Carolyn Sizemore

Carolyn Sizemore - Spring 2021 Kingsbury Undergraduate Writing Award

Carolyn Sizemore

Major: English

Thesis: Hidden in Plain Sight: Activism and Materiality in the Tallahassee Zine Community

Thesis Director: Dr. Michael Neal

Graduation: Spring 2021


QUESTIONS FOR CAROLYN:

 

Where are you from?

"I’m from Fort Myers, Florida."

How did you hear about the Honors in the Major [HITM] program at FSU? What made you want to apply to the program?

"I heard about the Honors in the Major program through other upperclassmen friends who had done it or considered it. I’ve always been interested in the idea of conducting my own research, and I thought it would be cool to contribute with a topic I believe deserves further study. I was also just starting to see where some of my own ideas and research interests were emerging, and I thought an honors thesis would be a great way to conduct a more sustained focus on exploring them."

How did you find and recruit your thesis director?

"Dr. Michael Neal led my Visual Rhetoric class just when I was beginning to seriously think about doing an honors thesis and what it might look like. I had just started to narrow down what sort of concepts I was interested in, and I noticed that a lot of what we were discussing and what Dr. Neal was pushing us to uncover in class just complimented a lot of those interests very organically. I was able to meet with him during office hours to discuss what I was thinking, and he was immediately very supportive of what I was trying to accomplish and also felt it would be a good fit."

In a few sentences, tell us about your honors thesis. What is it about, and why did you pick this topic?

"My honors thesis is about zines, or self-published, DIY booklets, and how their affordances allow them to function uniquely in activist spaces. As material artifacts that can be written on and edited, created communally, and assembled relatively cheaply and quickly, zines have a lot of unique abilities for working in art and activist communities. Building on theories of materiality as a means of community-building, meaning-making, and learning, I wanted to think through zines in this lens, using both a creative and a research component. Zines as a physical method of communication, and the communities of transfer built around them, have always fascinated me, and I really wanted to build out scholarship on understanding the way they function— especially because I felt there were many interesting connections to be made between what I’d experienced as a maker of zines and what the rhetoricians I was most interested in had been writing about."

What was the biggest challenge you encountered when working on the honors thesis, and how did you approach it?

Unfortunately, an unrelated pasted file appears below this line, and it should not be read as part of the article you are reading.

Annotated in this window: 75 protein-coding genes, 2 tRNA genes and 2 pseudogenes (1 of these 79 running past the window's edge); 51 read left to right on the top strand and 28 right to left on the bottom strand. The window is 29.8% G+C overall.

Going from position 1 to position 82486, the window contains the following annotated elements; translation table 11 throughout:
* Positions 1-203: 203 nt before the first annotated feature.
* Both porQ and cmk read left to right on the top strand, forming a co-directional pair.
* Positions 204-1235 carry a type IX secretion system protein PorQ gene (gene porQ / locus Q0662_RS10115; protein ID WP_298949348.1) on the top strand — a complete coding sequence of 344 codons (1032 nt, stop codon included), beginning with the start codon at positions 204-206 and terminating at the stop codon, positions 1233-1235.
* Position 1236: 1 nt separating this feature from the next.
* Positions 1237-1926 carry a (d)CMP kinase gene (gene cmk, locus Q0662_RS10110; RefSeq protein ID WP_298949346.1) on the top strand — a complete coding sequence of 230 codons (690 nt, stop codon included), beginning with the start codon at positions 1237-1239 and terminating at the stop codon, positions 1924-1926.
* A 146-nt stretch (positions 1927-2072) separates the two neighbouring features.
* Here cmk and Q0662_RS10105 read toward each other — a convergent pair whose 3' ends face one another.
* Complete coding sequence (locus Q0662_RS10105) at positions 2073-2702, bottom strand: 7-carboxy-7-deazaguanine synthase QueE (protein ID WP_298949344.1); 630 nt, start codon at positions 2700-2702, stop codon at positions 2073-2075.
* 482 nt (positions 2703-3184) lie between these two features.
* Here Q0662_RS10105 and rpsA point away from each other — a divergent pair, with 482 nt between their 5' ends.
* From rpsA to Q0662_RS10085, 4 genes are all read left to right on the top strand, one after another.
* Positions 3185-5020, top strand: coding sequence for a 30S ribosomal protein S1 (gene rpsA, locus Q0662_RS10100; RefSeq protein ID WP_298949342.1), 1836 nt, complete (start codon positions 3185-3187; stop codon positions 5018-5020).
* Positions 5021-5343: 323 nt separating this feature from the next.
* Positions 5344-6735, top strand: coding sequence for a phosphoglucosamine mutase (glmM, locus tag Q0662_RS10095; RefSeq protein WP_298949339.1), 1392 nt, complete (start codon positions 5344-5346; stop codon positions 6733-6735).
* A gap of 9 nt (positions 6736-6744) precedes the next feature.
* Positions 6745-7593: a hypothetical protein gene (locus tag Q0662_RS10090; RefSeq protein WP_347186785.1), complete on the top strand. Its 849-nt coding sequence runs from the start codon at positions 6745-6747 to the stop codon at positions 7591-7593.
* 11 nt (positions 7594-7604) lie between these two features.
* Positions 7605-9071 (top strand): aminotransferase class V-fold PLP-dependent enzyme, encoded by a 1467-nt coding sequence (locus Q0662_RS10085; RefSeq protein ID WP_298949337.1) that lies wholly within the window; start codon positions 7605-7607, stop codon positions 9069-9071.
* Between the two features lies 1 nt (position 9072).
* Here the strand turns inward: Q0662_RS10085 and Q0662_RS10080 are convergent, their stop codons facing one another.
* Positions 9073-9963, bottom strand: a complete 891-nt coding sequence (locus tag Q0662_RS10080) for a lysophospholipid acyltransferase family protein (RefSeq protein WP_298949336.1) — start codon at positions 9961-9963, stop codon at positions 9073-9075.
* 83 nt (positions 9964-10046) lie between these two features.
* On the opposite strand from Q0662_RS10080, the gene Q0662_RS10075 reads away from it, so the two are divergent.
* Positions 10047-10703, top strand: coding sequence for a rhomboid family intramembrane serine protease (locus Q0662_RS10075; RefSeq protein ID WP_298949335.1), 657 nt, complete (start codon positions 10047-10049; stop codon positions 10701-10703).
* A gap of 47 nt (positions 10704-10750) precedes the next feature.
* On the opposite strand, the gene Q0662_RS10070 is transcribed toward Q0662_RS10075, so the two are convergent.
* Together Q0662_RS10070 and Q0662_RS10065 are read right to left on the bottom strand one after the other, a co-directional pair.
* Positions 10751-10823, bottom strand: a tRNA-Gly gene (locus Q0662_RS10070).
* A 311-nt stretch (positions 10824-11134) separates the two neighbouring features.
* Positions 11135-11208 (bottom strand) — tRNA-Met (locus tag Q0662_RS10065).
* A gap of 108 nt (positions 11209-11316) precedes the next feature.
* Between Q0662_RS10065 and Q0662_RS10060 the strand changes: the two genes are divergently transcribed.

"I reached the final part of my thesis right as the pandemic was beginning, and, like many students, it was difficult for me to stay focused and motivated, especially through the rigor of revising my thesis and preparing for my defense. I was lucky enough to have a committee that was equally passionate and excited about what I was doing, and their interest and enthusiasm for the project really helped to keep me going when I was losing steam."

Your supervisory committee has noted that you did an exemplary job on your honors thesis and in your final oral defense. Congratulations on this! What do you attribute your success to?

"I really loved my topic, and I also felt that it was important. Even though there were definitely times when I didn’t enjoy writing or revising my thesis, I still felt that this was a topic I wanted to be better represented in academia, and I felt hopeful that others could get something out of it, too. I think that passion really translated, and it allowed me to remain motivated in learning as much as possible about my thesis topic and really pursuing it to the fullest extent possible."

What do you believe you have you gained by completing an honors thesis?

"Completing my honors thesis was the most rewarding academic achievement of my undergraduate career, and by far the most challenging. I genuinely didn’t know if I would be able to write something on this topic, given how niche my interest was, and I was worried I wouldn’t be able to see it through in a way that allowed the hands-on spirit zines are made in to coexist with the conventions of an academic paper. It allowed me to gain a lot more confidence in my writing and problem-solving in general, and it made me feel more hopeful that the things I am interested in learning more about are meaningful to others, too. "

What’s next for you? And do you have any future plans for your honors thesis?

"For now, I plan on taking a gap year to work and learn more about what I want to do next. Although I don’t currently have formal plans to, I would love to continue work on my honors thesis topic— I believe this is a growing area of interest, and one that can reveal a lot of important ideas about materiality, activism, and exchange. No matter what my academic future holds, I know that I will definitely continue to make zines and work as an advocate for arts communities."

 

 

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